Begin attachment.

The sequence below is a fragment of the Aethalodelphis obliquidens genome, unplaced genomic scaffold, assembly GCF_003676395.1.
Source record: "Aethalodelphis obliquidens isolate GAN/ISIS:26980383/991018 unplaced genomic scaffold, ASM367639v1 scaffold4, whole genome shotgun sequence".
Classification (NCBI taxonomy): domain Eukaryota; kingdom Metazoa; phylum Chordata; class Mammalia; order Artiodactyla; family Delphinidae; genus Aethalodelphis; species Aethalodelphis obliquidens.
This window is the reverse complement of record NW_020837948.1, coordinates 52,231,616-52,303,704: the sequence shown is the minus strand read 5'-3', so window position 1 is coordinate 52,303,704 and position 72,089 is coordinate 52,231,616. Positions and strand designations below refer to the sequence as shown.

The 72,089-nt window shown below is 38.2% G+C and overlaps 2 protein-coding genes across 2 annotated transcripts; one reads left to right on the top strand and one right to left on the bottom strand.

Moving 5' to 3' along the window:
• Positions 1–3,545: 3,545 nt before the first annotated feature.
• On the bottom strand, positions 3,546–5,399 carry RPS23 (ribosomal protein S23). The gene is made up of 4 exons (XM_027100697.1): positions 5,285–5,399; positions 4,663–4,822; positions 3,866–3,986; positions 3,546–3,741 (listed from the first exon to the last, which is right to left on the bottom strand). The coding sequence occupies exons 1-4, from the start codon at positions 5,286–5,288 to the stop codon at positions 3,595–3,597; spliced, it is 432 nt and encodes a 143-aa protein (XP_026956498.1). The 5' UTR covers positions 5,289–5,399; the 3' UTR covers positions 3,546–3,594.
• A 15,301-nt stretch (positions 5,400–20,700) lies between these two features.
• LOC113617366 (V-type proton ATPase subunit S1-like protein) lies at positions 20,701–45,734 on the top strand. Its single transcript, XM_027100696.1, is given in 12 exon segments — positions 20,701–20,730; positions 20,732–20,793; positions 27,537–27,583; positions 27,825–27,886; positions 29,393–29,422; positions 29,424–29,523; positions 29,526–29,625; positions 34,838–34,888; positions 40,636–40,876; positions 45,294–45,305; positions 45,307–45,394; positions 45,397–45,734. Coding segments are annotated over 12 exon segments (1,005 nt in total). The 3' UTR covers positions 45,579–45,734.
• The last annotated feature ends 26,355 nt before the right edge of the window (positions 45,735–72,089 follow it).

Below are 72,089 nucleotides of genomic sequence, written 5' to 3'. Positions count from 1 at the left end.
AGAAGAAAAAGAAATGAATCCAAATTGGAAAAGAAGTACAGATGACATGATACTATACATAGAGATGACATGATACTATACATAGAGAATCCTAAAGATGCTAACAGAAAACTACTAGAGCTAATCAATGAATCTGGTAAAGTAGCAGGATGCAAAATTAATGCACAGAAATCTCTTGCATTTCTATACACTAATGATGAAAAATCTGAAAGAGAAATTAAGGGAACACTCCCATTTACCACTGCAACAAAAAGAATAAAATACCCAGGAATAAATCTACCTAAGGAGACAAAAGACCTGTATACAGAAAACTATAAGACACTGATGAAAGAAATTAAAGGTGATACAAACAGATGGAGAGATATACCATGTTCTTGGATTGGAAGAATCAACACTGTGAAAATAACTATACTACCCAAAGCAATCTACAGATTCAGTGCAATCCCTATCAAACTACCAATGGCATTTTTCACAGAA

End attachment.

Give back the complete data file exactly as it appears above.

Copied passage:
The sequence below is a fragment of the Aethalodelphis obliquidens genome, unplaced genomic scaffold, assembly GCF_003676395.1.
Source record: "Aethalodelphis obliquidens isolate GAN/ISIS:26980383/991018 unplaced genomic scaffold, ASM367639v1 scaffold4, whole genome shotgun sequence".
Classification (NCBI taxonomy): domain Eukaryota; kingdom Metazoa; phylum Chordata; class Mammalia; order Artiodactyla; family Delphinidae; genus Aethalodelphis; species Aethalodelphis obliquidens.
This window is the reverse complement of record NW_020837948.1, coordinates 52,231,616-52,303,704: the sequence shown is the minus strand read 5'-3', so window position 1 is coordinate 52,303,704 and position 72,089 is coordinate 52,231,616. Positions and strand designations below refer to the sequence as shown.

The 72,089-nt window shown below is 38.2% G+C and overlaps 2 protein-coding genes across 2 annotated transcripts; one reads left to right on the top strand and one right to left on the bottom strand.

Moving 5' to 3' along the window:
• Positions 1–3,545: 3,545 nt before the first annotated feature.
• On the bottom strand, positions 3,546–5,399 carry RPS23 (ribosomal protein S23). The gene is made up of 4 exons (XM_027100697.1): positions 5,285–5,399; positions 4,663–4,822; positions 3,866–3,986; positions 3,546–3,741 (listed from the first exon to the last, which is right to left on the bottom strand). The coding sequence occupies exons 1-4, from the start codon at positions 5,286–5,288 to the stop codon at positions 3,595–3,597; spliced, it is 432 nt and encodes a 143-aa protein (XP_026956498.1). The 5' UTR covers positions 5,289–5,399; the 3' UTR covers positions 3,546–3,594.
• A 15,301-nt stretch (positions 5,400–20,700) lies between these two features.
• LOC113617366 (V-type proton ATPase subunit S1-like protein) lies at positions 20,701–45,734 on the top strand. Its single transcript, XM_027100696.1, is given in 12 exon segments — positions 20,701–20,730; positions 20,732–20,793; positions 27,537–27,583; positions 27,825–27,886; positions 29,393–29,422; positions 29,424–29,523; positions 29,526–29,625; positions 34,838–34,888; positions 40,636–40,876; positions 45,294–45,305; positions 45,307–45,394; positions 45,397–45,734. Coding segments are annotated over 12 exon segments (1,005 nt in total). The 3' UTR covers positions 45,579–45,734.
• The last annotated feature ends 26,355 nt before the right edge of the window (positions 45,735–72,089 follow it).

Below are 72,089 nucleotides of genomic sequence, written 5' to 3'. Positions count from 1 at the left end.
AGAAGAAAAAGAAATGAATCCAAATTGGAAAAGAAGTACAGATGACATGATACTATACATAGAGATGACATGATACTATACATAGAGAATCCTAAAGATGCTAACAGAAAACTACTAGAGCTAATCAATGAATCTGGTAAAGTAGCAGGATGCAAAATTAATGCACAGAAATCTCTTGCATTTCTATACACTAATGATGAAAAATCTGAAAGAGAAATTAAGGGAACACTCCCATTTACCACTGCAACAAAAAGAATAAAATACCCAGGAATAAATCTACCTAAGGAGACAAAAGACCTGTATACAGAAAACTATAAGACACTGATGAAAGAAATTAAAGGTGATACAAACAGATGGAGAGATATACCATGTTCTTGGATTGGAAGAATCAACACTGTGAAAATAACTATACTACCCAAAGCAATCTACAGATTCAGTGCAATCCCTATCAAACTACCAATGGCATTTTTCACAGAA